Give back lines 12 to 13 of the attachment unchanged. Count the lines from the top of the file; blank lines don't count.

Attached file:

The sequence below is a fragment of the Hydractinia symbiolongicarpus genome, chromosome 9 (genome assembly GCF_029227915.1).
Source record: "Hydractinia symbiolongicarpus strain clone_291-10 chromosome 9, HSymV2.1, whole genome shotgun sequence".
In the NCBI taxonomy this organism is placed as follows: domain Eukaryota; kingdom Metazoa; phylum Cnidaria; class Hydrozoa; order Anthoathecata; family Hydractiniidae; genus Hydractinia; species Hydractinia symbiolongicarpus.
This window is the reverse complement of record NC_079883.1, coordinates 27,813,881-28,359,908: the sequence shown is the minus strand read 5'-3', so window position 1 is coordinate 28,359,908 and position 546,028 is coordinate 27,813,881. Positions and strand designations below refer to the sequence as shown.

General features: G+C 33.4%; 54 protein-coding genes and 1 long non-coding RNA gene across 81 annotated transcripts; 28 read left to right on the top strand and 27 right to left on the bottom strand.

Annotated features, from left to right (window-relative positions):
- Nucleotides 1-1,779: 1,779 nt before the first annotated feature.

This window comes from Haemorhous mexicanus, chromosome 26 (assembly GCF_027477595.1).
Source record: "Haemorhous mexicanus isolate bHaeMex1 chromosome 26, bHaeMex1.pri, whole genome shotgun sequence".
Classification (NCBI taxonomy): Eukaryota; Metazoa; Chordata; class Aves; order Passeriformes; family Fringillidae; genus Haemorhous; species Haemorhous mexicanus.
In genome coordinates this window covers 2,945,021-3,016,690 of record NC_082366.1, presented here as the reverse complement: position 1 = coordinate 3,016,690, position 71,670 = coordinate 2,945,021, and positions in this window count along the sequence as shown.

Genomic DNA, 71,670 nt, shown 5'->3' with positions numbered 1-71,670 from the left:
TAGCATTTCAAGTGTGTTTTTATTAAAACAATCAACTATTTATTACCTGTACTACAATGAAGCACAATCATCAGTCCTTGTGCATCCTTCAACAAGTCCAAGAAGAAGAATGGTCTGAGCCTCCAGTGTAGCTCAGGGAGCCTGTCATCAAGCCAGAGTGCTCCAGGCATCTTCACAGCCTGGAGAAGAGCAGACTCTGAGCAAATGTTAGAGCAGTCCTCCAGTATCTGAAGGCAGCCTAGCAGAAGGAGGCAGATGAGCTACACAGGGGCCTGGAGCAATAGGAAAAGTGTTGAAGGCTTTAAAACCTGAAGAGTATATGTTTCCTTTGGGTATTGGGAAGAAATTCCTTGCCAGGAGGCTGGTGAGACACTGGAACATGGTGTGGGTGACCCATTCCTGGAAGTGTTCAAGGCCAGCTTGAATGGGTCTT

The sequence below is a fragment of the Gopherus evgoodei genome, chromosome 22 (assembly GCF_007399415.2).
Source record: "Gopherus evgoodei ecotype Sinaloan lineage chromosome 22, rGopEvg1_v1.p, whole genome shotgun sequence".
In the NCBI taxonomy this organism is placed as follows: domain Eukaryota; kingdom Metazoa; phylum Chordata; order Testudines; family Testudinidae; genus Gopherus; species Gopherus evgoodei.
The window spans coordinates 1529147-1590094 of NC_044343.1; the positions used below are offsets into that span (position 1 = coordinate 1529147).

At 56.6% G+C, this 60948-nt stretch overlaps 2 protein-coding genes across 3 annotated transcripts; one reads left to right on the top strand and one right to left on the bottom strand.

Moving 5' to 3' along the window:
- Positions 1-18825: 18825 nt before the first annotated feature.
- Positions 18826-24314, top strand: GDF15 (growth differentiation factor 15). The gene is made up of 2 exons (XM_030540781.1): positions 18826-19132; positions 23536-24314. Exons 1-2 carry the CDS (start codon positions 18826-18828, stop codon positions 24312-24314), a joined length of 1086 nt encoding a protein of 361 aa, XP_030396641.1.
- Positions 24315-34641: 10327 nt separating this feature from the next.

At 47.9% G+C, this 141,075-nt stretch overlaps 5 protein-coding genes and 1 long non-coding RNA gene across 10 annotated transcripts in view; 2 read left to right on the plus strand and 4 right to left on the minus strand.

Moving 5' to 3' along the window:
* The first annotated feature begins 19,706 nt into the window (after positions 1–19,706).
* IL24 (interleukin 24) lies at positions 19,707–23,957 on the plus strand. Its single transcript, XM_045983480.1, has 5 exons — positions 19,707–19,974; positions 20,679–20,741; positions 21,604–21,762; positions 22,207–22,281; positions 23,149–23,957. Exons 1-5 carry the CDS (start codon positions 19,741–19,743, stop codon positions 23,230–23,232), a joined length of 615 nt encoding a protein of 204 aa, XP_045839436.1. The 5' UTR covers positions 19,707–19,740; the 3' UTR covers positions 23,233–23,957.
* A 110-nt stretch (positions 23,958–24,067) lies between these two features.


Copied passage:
Genomic DNA, 71,670 nt, shown 5'->3' with positions numbered 1-71,670 from the left:
TAGCATTTCAAGTGTGTTTTTATTAAAACAATCAACTATTTATTACCTGTACTACAATGAAGCACAATCATCAGTCCTTGTGCATCCTTCAACAAGTCCAAGAAGAAGAATGGTCTGAGCCTCCAGTGTAGCTCAGGGAGCCTGTCATCAAGCCAGAGTGCTCCAGGCATCTTCACAGCCTGGAGAAGAGCAGACTCTGAGCAAATGTTAGAGCAGTCCTCCAGTATCTGAAGGCAGCCTAGCAGAAGGAGGCAGATGAGCTACACAGGGGCCTGGAGCAATAGGAAAAGTGTTGAAGGCTTTAAAACCTGAAGAGTATATGTTTCCTTTGGGTATTGGGAAGAAATTCCTTGCCAGGAGGCTGGTGAGACACTGGAACATGGTGTGGGTGACCCATTCCTGGAAGTGTTCAAGGCCAGCTTGAATGGGTCTT